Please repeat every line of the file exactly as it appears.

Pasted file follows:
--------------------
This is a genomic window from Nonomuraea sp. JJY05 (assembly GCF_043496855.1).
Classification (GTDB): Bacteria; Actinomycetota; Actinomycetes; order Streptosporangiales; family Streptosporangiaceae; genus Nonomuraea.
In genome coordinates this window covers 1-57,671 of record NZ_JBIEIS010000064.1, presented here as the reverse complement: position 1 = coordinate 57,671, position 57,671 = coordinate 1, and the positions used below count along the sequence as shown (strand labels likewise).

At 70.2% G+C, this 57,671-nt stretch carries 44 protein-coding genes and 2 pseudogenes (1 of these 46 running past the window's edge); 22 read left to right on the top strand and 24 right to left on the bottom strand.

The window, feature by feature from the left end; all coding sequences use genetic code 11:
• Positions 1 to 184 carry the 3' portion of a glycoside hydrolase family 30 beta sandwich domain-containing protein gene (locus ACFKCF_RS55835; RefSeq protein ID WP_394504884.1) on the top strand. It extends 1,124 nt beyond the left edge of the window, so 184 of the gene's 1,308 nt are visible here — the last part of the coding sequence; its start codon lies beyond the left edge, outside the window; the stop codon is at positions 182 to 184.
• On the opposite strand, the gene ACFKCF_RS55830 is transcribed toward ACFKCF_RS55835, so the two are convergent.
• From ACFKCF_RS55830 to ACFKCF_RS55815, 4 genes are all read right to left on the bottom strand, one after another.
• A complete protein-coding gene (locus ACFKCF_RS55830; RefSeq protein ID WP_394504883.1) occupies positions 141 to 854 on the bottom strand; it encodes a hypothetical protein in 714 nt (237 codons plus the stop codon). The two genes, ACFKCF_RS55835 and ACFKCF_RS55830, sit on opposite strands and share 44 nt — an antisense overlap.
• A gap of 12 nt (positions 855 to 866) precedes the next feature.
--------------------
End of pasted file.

This is a genomic window from Nonomuraea sp. JJY05 (assembly GCF_043496855.1).
Classification (GTDB): Bacteria; Actinomycetota; Actinomycetes; order Streptosporangiales; family Streptosporangiaceae; genus Nonomuraea.
In genome coordinates this window covers 1-57,671 of record NZ_JBIEIS010000064.1, presented here as the reverse complement: position 1 = coordinate 57,671, position 57,671 = coordinate 1, and the positions used below count along the sequence as shown (strand labels likewise).

At 70.2% G+C, this 57,671-nt stretch carries 44 protein-coding genes and 2 pseudogenes (1 of these 46 running past the window's edge); 22 read left to right on the top strand and 24 right to left on the bottom strand.

The window, feature by feature from the left end; all coding sequences use genetic code 11:
• Positions 1 to 184 carry the 3' portion of a glycoside hydrolase family 30 beta sandwich domain-containing protein gene (locus ACFKCF_RS55835; RefSeq protein ID WP_394504884.1) on the top strand. It extends 1,124 nt beyond the left edge of the window, so 184 of the gene's 1,308 nt are visible here — the last part of the coding sequence; its start codon lies beyond the left edge, outside the window; the stop codon is at positions 182 to 184.
• On the opposite strand, the gene ACFKCF_RS55830 is transcribed toward ACFKCF_RS55835, so the two are convergent.
• From ACFKCF_RS55830 to ACFKCF_RS55815, 4 genes are all read right to left on the bottom strand, one after another.
• A complete protein-coding gene (locus ACFKCF_RS55830; RefSeq protein ID WP_394504883.1) occupies positions 141 to 854 on the bottom strand; it encodes a hypothetical protein in 714 nt (237 codons plus the stop codon). The two genes, ACFKCF_RS55835 and ACFKCF_RS55830, sit on opposite strands and share 44 nt — an antisense overlap.
• A gap of 12 nt (positions 855 to 866) precedes the next feature.